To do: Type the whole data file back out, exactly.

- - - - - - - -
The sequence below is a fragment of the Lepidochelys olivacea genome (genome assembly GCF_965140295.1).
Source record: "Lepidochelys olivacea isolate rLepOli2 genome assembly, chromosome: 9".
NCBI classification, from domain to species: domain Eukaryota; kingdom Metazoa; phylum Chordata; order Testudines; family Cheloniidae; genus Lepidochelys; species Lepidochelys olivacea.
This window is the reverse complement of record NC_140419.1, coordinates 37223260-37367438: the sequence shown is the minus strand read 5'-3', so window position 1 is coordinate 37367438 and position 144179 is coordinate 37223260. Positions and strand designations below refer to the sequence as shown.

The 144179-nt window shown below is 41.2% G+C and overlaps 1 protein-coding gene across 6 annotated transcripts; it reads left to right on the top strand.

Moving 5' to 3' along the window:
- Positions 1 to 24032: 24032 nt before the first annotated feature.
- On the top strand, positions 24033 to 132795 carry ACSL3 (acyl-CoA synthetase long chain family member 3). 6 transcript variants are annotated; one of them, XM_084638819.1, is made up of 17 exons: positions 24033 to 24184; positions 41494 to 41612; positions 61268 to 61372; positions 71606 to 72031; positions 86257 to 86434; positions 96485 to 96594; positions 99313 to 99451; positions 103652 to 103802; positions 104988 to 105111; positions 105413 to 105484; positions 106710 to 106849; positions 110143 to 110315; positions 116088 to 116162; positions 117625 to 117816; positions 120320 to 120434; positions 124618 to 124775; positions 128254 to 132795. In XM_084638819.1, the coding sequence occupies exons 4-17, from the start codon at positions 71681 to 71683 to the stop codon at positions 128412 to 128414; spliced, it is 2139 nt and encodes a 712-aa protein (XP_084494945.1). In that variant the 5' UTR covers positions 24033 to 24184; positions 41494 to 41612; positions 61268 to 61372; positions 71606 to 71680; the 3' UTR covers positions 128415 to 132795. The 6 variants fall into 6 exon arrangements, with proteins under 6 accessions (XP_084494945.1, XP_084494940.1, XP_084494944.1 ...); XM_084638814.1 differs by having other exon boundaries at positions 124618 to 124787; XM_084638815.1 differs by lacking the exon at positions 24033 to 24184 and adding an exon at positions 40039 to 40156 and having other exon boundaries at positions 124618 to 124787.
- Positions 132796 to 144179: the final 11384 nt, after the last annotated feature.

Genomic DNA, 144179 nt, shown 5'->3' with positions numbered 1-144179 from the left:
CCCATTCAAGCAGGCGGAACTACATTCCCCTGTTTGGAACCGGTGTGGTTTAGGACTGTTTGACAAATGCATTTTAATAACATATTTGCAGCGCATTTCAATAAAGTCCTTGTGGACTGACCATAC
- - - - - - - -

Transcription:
The sequence below is a fragment of the Lepidochelys olivacea genome (genome assembly GCF_965140295.1).
Source record: "Lepidochelys olivacea isolate rLepOli2 genome assembly, chromosome: 9".
NCBI classification, from domain to species: domain Eukaryota; kingdom Metazoa; phylum Chordata; order Testudines; family Cheloniidae; genus Lepidochelys; species Lepidochelys olivacea.
This window is the reverse complement of record NC_140419.1, coordinates 37223260-37367438: the sequence shown is the minus strand read 5'-3', so window position 1 is coordinate 37367438 and position 144179 is coordinate 37223260. Positions and strand designations below refer to the sequence as shown.

The 144179-nt window shown below is 41.2% G+C and overlaps 1 protein-coding gene across 6 annotated transcripts; it reads left to right on the top strand.

Moving 5' to 3' along the window:
- Positions 1 to 24032: 24032 nt before the first annotated feature.
- On the top strand, positions 24033 to 132795 carry ACSL3 (acyl-CoA synthetase long chain family member 3). 6 transcript variants are annotated; one of them, XM_084638819.1, is made up of 17 exons: positions 24033 to 24184; positions 41494 to 41612; positions 61268 to 61372; positions 71606 to 72031; positions 86257 to 86434; positions 96485 to 96594; positions 99313 to 99451; positions 103652 to 103802; positions 104988 to 105111; positions 105413 to 105484; positions 106710 to 106849; positions 110143 to 110315; positions 116088 to 116162; positions 117625 to 117816; positions 120320 to 120434; positions 124618 to 124775; positions 128254 to 132795. In XM_084638819.1, the coding sequence occupies exons 4-17, from the start codon at positions 71681 to 71683 to the stop codon at positions 128412 to 128414; spliced, it is 2139 nt and encodes a 712-aa protein (XP_084494945.1). In that variant the 5' UTR covers positions 24033 to 24184; positions 41494 to 41612; positions 61268 to 61372; positions 71606 to 71680; the 3' UTR covers positions 128415 to 132795. The 6 variants fall into 6 exon arrangements, with proteins under 6 accessions (XP_084494945.1, XP_084494940.1, XP_084494944.1 ...); XM_084638814.1 differs by having other exon boundaries at positions 124618 to 124787; XM_084638815.1 differs by lacking the exon at positions 24033 to 24184 and adding an exon at positions 40039 to 40156 and having other exon boundaries at positions 124618 to 124787.
- Positions 132796 to 144179: the final 11384 nt, after the last annotated feature.

Genomic DNA, 144179 nt, shown 5'->3' with positions numbered 1-144179 from the left:
CCCATTCAAGCAGGCGGAACTACATTCCCCTGTTTGGAACCGGTGTGGTTTAGGACTGTTTGACAAATGCATTTTAATAACATATTTGCAGCGCATTTCAATAAAGTCCTTGTGGACTGACCATAC